Everyone wants elders to remain healthy and active. We want them to have the freedom of movement and independence that driving represents in our society. On the other hand, most of us are also aware, through our own experience or media accounts, of difficulties that arise with older drivers. ElderCare Solutions offers some insights about elders and driving.
Vehicle driving requires significant abilities that may fail as we grow older. Poor eyesight and hearing, slowing physical reflexes, mental distraction and loss of memory can be caused by aging and do interfere with safe driving.
Older people drive fewer miles overall, as they cut down on highway driving and confine their routes to local traffic. But, when they encounter visually confusing intersections, signs, signals and situations, elders also face more “dangers per mile” than those who rack up many highway miles.
The challenge of our society is to remove unsafe elder drivers from the roads without denying safe, qualified drivers. Drivers’ tests help. In Illinois, drivers can renew their licenses for 4 years between ages 69 and 80; up to the age of 86, they can renew for 2 years; after 87 years the license needs to be renewed annually. While older drivers often restrict their own driving by limiting distances traveled and nighttime conditions, at times it becomes necessary to approach an elder about driving safety.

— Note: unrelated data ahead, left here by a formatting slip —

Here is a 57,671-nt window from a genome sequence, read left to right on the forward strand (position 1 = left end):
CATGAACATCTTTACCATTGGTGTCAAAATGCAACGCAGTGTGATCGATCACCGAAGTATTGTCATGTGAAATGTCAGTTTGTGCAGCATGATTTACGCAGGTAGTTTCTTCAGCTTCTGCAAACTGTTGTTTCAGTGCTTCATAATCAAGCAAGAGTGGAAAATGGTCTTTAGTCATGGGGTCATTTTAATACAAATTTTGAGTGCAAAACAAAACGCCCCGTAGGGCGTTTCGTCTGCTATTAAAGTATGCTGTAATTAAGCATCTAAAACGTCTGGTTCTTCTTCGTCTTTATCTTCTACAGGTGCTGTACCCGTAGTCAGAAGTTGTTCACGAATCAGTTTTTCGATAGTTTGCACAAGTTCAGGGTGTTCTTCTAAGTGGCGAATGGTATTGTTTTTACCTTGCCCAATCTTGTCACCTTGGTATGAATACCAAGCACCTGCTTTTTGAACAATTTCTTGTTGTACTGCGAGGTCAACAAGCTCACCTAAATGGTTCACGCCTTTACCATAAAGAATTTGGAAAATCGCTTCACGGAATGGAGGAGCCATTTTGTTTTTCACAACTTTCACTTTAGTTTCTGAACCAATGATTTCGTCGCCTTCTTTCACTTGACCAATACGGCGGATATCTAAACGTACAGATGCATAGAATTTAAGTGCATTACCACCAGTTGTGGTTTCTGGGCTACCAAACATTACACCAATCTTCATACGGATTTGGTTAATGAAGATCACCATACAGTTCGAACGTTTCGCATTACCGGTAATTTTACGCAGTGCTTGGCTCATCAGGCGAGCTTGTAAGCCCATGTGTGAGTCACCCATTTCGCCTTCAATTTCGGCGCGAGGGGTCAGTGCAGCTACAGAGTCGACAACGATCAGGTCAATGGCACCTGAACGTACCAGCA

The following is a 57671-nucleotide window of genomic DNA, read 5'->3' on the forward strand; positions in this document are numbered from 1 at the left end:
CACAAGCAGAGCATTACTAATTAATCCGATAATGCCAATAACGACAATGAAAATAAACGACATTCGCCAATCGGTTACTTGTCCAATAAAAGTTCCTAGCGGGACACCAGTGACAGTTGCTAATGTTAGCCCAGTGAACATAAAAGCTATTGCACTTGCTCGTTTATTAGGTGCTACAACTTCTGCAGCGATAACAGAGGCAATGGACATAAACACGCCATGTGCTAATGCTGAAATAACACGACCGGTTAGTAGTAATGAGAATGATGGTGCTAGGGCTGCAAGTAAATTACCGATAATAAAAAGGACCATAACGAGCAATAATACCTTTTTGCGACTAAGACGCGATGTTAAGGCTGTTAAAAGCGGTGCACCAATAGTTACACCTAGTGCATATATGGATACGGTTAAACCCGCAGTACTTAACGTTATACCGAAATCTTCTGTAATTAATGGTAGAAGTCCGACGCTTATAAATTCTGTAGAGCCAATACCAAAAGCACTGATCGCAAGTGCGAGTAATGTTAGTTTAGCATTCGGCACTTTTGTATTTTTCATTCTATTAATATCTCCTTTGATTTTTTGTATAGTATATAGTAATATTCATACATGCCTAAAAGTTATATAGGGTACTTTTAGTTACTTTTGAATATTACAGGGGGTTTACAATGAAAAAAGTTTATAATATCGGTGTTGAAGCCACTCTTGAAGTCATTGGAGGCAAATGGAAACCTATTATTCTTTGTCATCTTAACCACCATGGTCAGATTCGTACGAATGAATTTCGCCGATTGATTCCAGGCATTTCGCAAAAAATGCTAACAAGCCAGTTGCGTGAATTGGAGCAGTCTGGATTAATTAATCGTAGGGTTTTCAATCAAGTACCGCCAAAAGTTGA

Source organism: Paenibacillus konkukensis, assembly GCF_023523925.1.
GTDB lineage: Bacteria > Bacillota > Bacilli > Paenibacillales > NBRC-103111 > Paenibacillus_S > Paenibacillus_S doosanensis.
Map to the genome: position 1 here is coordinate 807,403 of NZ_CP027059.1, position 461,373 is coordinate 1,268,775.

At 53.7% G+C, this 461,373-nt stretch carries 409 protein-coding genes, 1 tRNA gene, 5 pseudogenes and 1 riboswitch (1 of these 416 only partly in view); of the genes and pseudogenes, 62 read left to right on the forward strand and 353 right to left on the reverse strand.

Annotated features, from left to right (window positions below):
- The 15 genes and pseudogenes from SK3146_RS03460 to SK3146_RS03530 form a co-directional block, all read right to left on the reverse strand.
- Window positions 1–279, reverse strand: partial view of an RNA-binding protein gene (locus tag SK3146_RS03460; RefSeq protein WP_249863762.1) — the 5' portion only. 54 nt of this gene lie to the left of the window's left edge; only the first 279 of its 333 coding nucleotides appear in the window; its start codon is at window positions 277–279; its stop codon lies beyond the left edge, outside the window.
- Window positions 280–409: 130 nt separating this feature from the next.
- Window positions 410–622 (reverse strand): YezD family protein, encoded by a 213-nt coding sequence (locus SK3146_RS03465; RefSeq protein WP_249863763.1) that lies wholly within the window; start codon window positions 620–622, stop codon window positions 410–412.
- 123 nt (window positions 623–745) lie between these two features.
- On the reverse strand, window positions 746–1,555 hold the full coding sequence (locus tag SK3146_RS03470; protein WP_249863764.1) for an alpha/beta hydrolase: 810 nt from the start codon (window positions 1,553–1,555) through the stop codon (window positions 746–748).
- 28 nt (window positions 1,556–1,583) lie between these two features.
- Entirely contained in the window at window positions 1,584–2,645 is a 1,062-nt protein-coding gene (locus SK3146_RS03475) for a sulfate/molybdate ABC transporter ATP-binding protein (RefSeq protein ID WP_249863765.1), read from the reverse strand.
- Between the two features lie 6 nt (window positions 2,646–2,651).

Short of revoking someone’s driver’s license, there are many ways to improve driving safety. Eyeglass and hearing adjustments can be simple remedies. Changes in medication may increase concentration and focus. Regular physical exercise can improve attention and reaction time. Extra mirrors and seat adjustments in the car may improve visibility and safety.
Refresher courses directed toward older drivers reinforce safe driving practices. The American Association of Retired Persons (AARP) offers courses to teach older people how to adjust driving habits to compensate for declining skills. The National Safety Council also offers courses for elders.
Older drivers, not unlike younger people, may become offended when their driving ability is questioned. When family members believe an elder’s driving is unsafe, the assistance of a physician is very helpful. A physician can order a professional driving evaluation to provide an expert assessment and lend authority to the decision. Such an evaluation, when ordered by a physician, is covered by Medicare.
For an elder whose driving is denied or restricted, family members can help to identify alternative social contacts, as well as alternative means of transportation. They can recognize the normal reactions of anger and grief when mobility is limited. Senior centers, park districts and local townships are resources for community activities and low cost transportation services.
Thoughtful action by family members will ease an elder’s transition from driver to non-driver, ensure the elder’s safety and bring the entire family peace of mind.